Australia had something of a boom in multibillion-dollar motorway flops over the last 10 years, including Sydney’s troubled Cross City tunnel and Brisbane’s 4.8-kilometre economic failure, the Clem7 tunnel, as well as its doomed 6.7-kilometre Airport Link tunnel.
The citizens of Sydney and Brisbane got the benefit of some very serious infrastructure at the expense of investors, who took a bath. The private sector is now much more cautious about taking on risk associated with transport projects.
While the new millennium appears so far to be a particularly dark period for rational decision-making about transport infrastructure, it’s not exceptional.
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For example, Stanford historian Richard White, author of Railroaded, argues that the transcontinental railroads constructed in the US from the 1860s encouraged “dumb growth” and sacrificed public good for private gain.
“Proponents of the transcontinental railroads promised all kinds of benefits they did not deliver. They claimed that the railroads were needed to save the Union, but the Union was already saved before the first line was completed. The best Western farmlands would have been settled without the railroads; their impact on other lands was often environmentally disastrous. For three decades California commodities could move more cheaply, and virtually as quickly, by sea. The subsidies the railroads received enriched contractors and financiers, but nearly all the railroads went into receivership, some multiple times; the government rescued others.”
Closer to home, a key part of the rail infrastructure Melbourne inherited was initially provided on the back of failed private investment in the middle of the 19th century. As I’ve discussed before, most of it though came a few decades later via rampant corruption and the largest real estate bubble in the country’s history.
I pointed out then that, according to the author of The Land Boomers, Michael Cannon, transport was so vital to Melbourne’s growth that the story of Victorian politics in the 1880s was largely the story of building railways:
“Hundreds of miles of track, some of it quite useless, pushed out from the egocentric city to the rampant suburbs and the far countryside. Hardly a member of Parliament whose vote could be bought went without his bribe in the form of a new railway, a spur line, or advance information on governmental plans to enable him to buy choice land in advance — the value of which was enormously enhanced when the line went through. It was a dispiriting chapter in Victorian political morality.”
Successive governments were infected with rail-building mania. By 1884, the so-called “Octopus Act” authorised the construction of 65 lines totalling 1170 miles at an estimated cost of 44 million pounds. It authorised two major extensions of the suburban system, one of which was a “ludicrous enterprise known as the Outer Circle Railway”.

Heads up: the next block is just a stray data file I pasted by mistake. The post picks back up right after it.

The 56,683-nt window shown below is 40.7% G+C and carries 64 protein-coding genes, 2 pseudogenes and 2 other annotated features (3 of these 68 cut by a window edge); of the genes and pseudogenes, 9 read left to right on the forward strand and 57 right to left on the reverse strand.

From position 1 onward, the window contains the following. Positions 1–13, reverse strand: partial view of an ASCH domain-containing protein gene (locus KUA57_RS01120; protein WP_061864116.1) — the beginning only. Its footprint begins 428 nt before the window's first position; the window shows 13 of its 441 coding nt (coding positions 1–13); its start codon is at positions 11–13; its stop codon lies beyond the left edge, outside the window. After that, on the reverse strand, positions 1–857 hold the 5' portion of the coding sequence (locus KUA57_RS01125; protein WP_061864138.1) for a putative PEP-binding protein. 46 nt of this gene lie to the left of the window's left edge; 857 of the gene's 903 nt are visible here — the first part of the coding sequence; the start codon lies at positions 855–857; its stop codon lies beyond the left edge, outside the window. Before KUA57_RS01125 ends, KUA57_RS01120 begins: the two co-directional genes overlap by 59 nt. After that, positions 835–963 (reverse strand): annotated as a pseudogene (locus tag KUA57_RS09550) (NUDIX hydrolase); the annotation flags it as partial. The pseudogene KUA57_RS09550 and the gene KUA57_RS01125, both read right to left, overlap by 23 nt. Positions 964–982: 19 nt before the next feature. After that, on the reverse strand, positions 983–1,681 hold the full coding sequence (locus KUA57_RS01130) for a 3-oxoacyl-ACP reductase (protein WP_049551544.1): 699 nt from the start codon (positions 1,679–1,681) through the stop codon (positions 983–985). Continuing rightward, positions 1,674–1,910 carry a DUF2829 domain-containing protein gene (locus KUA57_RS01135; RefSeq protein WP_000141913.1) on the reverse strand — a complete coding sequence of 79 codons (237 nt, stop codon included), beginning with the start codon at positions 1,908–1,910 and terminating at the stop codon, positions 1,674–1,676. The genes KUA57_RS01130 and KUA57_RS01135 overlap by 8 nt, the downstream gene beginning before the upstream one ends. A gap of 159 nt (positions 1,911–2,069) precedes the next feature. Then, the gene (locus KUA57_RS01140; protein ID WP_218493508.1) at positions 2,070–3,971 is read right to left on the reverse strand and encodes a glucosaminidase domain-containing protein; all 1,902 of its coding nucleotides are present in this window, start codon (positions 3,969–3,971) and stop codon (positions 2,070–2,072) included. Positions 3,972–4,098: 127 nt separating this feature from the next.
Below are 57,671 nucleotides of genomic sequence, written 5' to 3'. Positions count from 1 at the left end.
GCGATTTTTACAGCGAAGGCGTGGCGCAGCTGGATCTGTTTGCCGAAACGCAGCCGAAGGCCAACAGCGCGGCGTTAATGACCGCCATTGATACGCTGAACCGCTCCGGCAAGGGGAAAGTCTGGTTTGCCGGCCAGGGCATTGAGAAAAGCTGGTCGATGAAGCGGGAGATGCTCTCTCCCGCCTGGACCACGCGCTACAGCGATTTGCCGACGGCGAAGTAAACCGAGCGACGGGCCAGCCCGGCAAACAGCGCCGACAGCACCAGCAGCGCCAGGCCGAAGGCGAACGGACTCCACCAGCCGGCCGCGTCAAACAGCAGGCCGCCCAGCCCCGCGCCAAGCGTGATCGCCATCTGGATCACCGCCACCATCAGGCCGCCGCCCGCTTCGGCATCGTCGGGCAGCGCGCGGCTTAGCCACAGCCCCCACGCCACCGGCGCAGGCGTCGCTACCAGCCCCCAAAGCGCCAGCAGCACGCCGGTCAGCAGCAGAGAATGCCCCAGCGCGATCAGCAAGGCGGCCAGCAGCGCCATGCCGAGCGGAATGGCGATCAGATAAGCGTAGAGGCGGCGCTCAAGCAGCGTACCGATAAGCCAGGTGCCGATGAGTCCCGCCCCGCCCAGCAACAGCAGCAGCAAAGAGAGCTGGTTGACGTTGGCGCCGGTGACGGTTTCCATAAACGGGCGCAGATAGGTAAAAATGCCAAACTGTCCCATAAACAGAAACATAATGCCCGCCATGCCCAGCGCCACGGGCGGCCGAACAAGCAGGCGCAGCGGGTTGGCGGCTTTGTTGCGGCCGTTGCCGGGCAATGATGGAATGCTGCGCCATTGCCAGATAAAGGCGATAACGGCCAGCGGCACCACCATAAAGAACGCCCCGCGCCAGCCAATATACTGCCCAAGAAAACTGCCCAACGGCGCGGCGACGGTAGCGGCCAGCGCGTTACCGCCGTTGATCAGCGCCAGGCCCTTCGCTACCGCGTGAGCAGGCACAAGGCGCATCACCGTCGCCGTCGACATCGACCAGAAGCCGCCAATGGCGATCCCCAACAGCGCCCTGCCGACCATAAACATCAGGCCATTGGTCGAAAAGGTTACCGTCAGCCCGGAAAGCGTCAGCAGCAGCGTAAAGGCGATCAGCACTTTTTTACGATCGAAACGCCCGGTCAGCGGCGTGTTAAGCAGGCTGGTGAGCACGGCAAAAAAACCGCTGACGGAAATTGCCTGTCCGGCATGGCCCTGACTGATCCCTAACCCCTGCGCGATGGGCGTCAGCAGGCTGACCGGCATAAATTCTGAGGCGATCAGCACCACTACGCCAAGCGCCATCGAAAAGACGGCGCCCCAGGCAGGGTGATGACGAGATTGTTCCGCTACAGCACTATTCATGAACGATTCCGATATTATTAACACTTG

The Outer Circle, much of which is used today for bicycle trails, only lasted three years. It went from North Melbourne, via Brunswick and North Fitzroy to Fairfield and then on via East Kew to join the Gippsland line at Oakleigh:
“The land boomers inside and outside Parliament saw it as a speculators’ paradise and invested heavily in broad acres along the route. They were caught with their signals down. No sane passenger would use the line when it took him 4 hours 20 minutes to travel from Oakleigh to the city by this route. Nor was there much intermediate traffic. For decades later, the rusting nails and abandoned stations of the Outer Circle route remained as a silent reminder of the boom years.”
Cannon says the final cost of the great railway building spree crippled state budgets for decades. “Even today”, he says — meaning circa 1966, when the book was published — “the incubus of the railway boom of the 1880s lies heavily on the taxpayer”.
His account highlights one reason why it would be much harder to replicate Melbourne’s suburban rail system today: it was built during a spectacular period in the city’s history, with a coincidence of highly speculative investment mania and political corruption.
Even on the most cynical view, those conditions don’t hold today. Motorway investors have learned from the Brisbane and Sydney fiascos and are now much more careful; one of their strategies is to shift more of the risk on to government.
Apart from the perennial problem of politicians prioritising political convenience over economic sense, a key risk now is the feebleness of governments in negotiations with the private sector over selection and funding of projects.
Fortunately, investors are wiser and prudential controls are stronger, but setting up massive transport infrastructure spending programs is much harder now. One of the key problems is construction costs are much, much higher than they were even a few decades ago; governments also have many more priorities compared to the late 19th century.